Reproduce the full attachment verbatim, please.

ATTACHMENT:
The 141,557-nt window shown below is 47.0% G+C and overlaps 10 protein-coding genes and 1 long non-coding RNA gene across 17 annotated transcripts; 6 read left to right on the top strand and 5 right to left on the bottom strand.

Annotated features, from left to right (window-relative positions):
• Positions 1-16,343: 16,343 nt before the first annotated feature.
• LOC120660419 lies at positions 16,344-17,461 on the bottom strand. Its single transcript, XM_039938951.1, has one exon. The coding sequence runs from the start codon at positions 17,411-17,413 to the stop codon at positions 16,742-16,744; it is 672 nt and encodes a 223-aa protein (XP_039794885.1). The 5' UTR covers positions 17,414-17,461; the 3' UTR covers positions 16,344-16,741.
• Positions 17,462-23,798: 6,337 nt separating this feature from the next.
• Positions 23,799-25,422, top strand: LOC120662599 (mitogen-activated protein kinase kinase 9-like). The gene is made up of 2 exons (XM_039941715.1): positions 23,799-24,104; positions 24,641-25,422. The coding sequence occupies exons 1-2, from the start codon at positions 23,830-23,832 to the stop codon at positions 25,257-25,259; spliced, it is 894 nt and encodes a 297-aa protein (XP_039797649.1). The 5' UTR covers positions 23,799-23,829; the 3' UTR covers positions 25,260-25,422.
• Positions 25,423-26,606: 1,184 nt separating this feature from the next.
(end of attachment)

The 141,557-nt window shown below is 47.0% G+C and overlaps 10 protein-coding genes and 1 long non-coding RNA gene across 17 annotated transcripts; 6 read left to right on the top strand and 5 right to left on the bottom strand.

Annotated features, from left to right (window-relative positions):
• Positions 1-16,343: 16,343 nt before the first annotated feature.
• LOC120660419 lies at positions 16,344-17,461 on the bottom strand. Its single transcript, XM_039938951.1, has one exon. The coding sequence runs from the start codon at positions 17,411-17,413 to the stop codon at positions 16,742-16,744; it is 672 nt and encodes a 223-aa protein (XP_039794885.1). The 5' UTR covers positions 17,414-17,461; the 3' UTR covers positions 16,344-16,741.
• Positions 17,462-23,798: 6,337 nt separating this feature from the next.
• Positions 23,799-25,422, top strand: LOC120662599 (mitogen-activated protein kinase kinase 9-like). The gene is made up of 2 exons (XM_039941715.1): positions 23,799-24,104; positions 24,641-25,422. The coding sequence occupies exons 1-2, from the start codon at positions 23,830-23,832 to the stop codon at positions 25,257-25,259; spliced, it is 894 nt and encodes a 297-aa protein (XP_039797649.1). The 5' UTR covers positions 23,799-23,829; the 3' UTR covers positions 25,260-25,422.
• Positions 25,423-26,606: 1,184 nt separating this feature from the next.